Gas’ status as the cleanest of the fossil fuels is severely dented by the high carbon intensity of LNG, venting, flaring and fugitives.
LNG's high rating reflects the energy-intensive liquefaction process and venting. CO2 has to be removed prior to entering the liquefaction plant and is often vented into the atmosphere. Gas flaring is allowed in some jurisdictions where there is no ready market for the gas. Fugitives are methane volumes leaked into the atmosphere all along the value chain. Methane has a carbon intensity 37 times that of CO2, and in some cases fugitives may double a company's CO2 intensity.
As carbon pricing is rolled out, there will be a cost to companies.
We estimate that the sector's value at risk runs into several tens of billions of US dollars directly from the cost of carbon at US$40/t, and excluding the impact on commodity prices of a lower carbon future.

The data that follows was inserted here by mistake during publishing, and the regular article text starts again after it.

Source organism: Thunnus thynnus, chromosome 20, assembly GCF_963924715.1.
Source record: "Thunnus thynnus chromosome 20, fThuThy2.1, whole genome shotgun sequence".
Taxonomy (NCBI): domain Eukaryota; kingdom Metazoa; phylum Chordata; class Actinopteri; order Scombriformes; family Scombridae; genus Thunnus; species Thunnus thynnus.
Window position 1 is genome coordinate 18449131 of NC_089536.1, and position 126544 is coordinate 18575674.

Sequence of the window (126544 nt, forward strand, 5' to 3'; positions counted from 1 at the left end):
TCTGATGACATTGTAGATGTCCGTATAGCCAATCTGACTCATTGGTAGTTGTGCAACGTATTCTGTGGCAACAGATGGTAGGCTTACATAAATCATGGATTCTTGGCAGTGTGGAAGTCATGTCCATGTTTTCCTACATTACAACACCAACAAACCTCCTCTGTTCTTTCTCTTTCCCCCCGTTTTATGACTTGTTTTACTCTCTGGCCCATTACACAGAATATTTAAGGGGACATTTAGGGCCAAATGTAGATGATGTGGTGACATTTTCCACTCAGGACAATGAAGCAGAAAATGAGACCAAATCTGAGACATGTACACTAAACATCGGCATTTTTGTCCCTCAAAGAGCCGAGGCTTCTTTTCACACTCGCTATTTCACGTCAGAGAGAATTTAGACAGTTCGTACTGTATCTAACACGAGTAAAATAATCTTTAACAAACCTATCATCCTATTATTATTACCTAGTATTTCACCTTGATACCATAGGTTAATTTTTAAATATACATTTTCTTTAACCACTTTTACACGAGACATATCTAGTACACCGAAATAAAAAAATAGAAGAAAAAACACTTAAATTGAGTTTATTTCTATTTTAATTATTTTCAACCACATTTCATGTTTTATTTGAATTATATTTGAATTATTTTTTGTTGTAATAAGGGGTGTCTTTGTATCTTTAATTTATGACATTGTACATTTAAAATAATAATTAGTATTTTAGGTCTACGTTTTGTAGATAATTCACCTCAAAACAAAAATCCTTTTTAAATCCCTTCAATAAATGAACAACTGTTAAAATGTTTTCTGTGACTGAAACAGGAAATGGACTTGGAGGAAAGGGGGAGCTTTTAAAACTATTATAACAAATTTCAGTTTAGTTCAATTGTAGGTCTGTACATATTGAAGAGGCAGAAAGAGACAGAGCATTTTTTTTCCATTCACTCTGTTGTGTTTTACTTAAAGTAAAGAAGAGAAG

So what can E&Ps do to reduce CO2 intensity?
Firstly, fix the roof, or at least fix the big holes. This is in the immediate gift of the industry, and the 80:20 rule would go a long way. The financial cost and any reduction in NPV need to be weighed against both the environmental cost and potential reputational damage from a lack of mitigation. Some LNG producers are already sequestrating CO2 rather than venting, and similar creative solutions are needed across the industry. Regulators have an important role to play in LNG processing, flaring, venting and fugitives.
Second, portfolio high grading. Reduction of carbon intensity can be achieved, over time, by disciplined portfolio management and judicious organic investment. In some portfolios, a single asset may be the rotten apple. Divestment is an option and already happening. Almost US$20 billion of oil sands assets in Canada were sold by IOCs over the last year and cutting carbon exposure was a factor in some transactions.